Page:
Paul Grist's police procedural Kane has been one of those books that I've told myself repeatedly to sample, but I never got around to trying it until this summer. The good folk at the suburban Titan Games & Comics marked a box of trades and graphic novels down to 75% off at one of their locations a couple of months ago, and so I stopped in and found this.
Kane is a loner detective in a big town called New Eden. Wikipedia tells me nothing that I couldn't glean from the issues here, that Kane has rejoined the force after a lengthy suspension and some unpleasantness with his former partner. He's a reckless, incredibly effective cop whom nobody with a badge wants to trust anymore. Conceptually, there's little of note here.
Honestly, Grist has done much, much better work since these chapters, which I believe were originally published in the late 1990s. I quite like his series Jack Staff, which is an homage to classic British adventure comics, and Kane features many of the same storytelling quirks, such as starting a new scene by way of a dramatic, portrait-and-caption introduction to the characters within it. Something about that bag of tricks just doesn't work as well for me here. Grist made the same mistake that many newly-published writer/artists stumble in their early work (guilty as charged, myself) and assumes that the reader can follow similarly-drawn characters into and out of scenes and flashbacks without using captions to guide the flow.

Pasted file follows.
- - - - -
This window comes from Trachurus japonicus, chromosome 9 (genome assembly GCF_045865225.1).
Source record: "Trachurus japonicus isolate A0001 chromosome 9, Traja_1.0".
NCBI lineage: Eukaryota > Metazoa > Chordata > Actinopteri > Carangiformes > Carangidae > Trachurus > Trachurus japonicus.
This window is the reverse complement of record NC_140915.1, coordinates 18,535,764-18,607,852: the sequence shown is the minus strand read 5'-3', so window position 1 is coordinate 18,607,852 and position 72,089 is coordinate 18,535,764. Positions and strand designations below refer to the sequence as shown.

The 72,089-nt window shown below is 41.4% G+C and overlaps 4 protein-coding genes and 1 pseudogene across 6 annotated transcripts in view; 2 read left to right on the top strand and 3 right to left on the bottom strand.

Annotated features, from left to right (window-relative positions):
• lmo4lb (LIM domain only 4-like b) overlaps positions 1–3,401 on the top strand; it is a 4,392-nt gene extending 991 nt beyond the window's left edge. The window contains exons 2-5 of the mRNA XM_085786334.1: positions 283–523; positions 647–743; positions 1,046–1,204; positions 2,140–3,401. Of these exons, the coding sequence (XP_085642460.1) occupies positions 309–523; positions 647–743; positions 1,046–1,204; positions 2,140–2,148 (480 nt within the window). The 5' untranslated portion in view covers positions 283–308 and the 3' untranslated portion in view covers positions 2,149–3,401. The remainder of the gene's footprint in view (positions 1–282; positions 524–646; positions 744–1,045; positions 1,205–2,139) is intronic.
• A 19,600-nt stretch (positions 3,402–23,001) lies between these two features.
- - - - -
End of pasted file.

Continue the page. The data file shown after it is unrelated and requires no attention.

There are also far too many characters, honestly, for something with such a similar-looking cast presented in monochrome. Somebody like Gene Ha could certainly manage a Hill Street Blues-sized cast of cops in his Alan Moore collaboration Top 10, but working in color with radically different character designs. Here, with all the males looking almost exactly the same and the lone character with a distinctive wardrobe the only female, I found it unpleasantly difficult to follow. Four issues were reprinted in this book, and I genuinely couldn't tell you what happens in the second and the third, because I couldn't tell the difference between the mayor, the detectives or the guy who was sometimes wearing a bunny suit. Sadly, not recommended.